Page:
- The reason is because you will have to learn to breathe with the support of your diaphragm.
You may think you are breathing properly and question the above statement. If you are part of the majority, however – and that consists of 99% of the population – I can tell you in no uncertain terms, that you are using only your upper chest to breathe.
To discover your real voice – the one you don't know exists inside of you – you will have to use your chest cavity as your primary sounding board or primary amplifier. And, for that condition to be met, you must be breathing with support.
We are renowned for being lazy or shallow breathers. What this means when it comes to the voice is that we are using only 4 of our 5 vocal resonators to power our sound: the cavities of the voice box, throat, mouth and nose. The results are voices that tend to be higher in pitch, thinner in quality, young-sounding, possibly nasal, and most definitely not rich, warm nor resonant.
- Only when you can power your voice with your 5th resonator, your chest cavity, will you actually find the voice you don't know you have.
Once you have established diaphragmatic breathing, you will then discover numerous benefits that have nothing to do with your voice. From better sleep to improved physical endurance, from the lowering of your blood pressure to the elimination of much of the stress in your life. And, if nervousness is a problem for you in public speaking, you are in luck. Deep, supported breathing is the most effective means for controlling those nervous jitters. It works every time!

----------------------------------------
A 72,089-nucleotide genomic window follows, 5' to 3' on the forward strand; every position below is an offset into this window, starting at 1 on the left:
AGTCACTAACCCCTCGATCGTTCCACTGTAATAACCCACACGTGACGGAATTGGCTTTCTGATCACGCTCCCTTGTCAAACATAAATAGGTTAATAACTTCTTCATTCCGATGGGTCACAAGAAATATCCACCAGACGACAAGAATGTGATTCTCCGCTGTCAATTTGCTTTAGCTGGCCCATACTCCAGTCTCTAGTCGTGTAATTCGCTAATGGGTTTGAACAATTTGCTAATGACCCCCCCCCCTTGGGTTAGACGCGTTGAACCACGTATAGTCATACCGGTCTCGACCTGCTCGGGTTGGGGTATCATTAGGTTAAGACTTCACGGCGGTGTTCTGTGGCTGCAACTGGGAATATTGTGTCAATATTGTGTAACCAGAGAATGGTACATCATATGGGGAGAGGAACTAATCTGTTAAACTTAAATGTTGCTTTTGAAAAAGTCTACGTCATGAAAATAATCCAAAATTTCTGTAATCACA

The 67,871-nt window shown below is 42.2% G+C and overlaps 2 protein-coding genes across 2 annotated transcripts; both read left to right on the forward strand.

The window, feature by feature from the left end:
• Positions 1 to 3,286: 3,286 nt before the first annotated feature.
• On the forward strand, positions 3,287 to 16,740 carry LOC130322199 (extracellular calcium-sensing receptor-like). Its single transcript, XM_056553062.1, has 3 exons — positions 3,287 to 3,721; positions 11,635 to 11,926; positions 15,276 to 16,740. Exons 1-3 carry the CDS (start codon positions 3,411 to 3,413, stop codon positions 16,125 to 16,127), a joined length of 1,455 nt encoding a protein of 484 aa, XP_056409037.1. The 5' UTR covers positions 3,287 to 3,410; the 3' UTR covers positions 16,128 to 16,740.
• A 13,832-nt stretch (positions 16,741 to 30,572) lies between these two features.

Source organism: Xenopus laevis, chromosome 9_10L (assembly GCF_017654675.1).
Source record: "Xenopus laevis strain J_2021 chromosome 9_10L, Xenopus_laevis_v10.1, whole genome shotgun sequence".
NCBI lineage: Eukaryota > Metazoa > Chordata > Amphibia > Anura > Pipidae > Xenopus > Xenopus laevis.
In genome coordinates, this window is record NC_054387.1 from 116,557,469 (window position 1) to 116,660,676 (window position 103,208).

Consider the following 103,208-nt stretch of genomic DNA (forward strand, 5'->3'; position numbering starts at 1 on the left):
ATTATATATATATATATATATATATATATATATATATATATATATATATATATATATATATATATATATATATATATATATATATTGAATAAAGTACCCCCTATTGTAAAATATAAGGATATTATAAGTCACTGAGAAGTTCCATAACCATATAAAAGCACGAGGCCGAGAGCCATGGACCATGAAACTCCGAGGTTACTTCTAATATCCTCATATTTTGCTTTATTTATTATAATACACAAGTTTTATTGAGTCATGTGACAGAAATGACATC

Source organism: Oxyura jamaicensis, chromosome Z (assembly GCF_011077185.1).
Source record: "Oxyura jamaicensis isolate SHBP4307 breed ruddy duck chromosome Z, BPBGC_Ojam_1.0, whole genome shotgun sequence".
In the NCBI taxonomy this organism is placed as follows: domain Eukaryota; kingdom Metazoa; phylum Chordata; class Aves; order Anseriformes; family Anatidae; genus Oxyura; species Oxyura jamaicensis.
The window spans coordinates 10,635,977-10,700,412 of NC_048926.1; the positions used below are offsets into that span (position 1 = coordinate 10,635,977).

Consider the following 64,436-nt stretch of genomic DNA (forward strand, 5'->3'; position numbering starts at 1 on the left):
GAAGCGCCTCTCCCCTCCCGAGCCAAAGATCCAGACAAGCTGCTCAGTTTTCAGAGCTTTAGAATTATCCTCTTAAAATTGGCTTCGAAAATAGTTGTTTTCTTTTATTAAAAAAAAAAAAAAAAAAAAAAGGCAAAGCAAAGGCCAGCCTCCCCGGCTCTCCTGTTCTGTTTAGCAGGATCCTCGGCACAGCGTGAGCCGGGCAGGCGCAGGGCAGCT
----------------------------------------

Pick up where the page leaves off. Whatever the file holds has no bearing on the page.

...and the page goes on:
If you are looking for a course to improve the sound of your speaking voice, make sure that diaphragmatic breathing is the first priority in what that course may offer. Bear in mind, the majority of voice improvement courses do not stress this type of breathing and are essentially working with the voice you already have. Those who teach voice improvement by means of deep, supported breathing, are going to show you the voice you don't know you have.